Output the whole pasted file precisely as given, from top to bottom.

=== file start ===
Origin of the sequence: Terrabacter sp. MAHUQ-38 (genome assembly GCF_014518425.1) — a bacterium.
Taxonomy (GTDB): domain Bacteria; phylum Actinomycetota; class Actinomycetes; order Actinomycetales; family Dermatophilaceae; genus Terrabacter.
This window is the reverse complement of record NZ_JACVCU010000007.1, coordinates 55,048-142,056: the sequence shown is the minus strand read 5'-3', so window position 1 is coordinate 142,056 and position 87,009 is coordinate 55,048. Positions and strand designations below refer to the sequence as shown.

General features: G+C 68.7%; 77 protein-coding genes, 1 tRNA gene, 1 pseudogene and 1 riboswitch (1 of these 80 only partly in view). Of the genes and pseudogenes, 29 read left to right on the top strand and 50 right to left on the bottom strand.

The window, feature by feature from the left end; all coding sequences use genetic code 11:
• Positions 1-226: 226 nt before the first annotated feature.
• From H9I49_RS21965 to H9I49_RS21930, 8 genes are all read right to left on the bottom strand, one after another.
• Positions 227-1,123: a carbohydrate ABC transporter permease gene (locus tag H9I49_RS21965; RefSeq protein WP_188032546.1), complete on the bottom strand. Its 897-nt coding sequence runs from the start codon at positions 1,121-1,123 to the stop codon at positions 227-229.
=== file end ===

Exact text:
Origin of the sequence: Terrabacter sp. MAHUQ-38 (genome assembly GCF_014518425.1) — a bacterium.
Taxonomy (GTDB): domain Bacteria; phylum Actinomycetota; class Actinomycetes; order Actinomycetales; family Dermatophilaceae; genus Terrabacter.
This window is the reverse complement of record NZ_JACVCU010000007.1, coordinates 55,048-142,056: the sequence shown is the minus strand read 5'-3', so window position 1 is coordinate 142,056 and position 87,009 is coordinate 55,048. Positions and strand designations below refer to the sequence as shown.

General features: G+C 68.7%; 77 protein-coding genes, 1 tRNA gene, 1 pseudogene and 1 riboswitch (1 of these 80 only partly in view). Of the genes and pseudogenes, 29 read left to right on the top strand and 50 right to left on the bottom strand.

The window, feature by feature from the left end; all coding sequences use genetic code 11:
• Positions 1-226: 226 nt before the first annotated feature.
• From H9I49_RS21965 to H9I49_RS21930, 8 genes are all read right to left on the bottom strand, one after another.
• Positions 227-1,123: a carbohydrate ABC transporter permease gene (locus tag H9I49_RS21965; RefSeq protein WP_188032546.1), complete on the bottom strand. Its 897-nt coding sequence runs from the start codon at positions 1,121-1,123 to the stop codon at positions 227-229.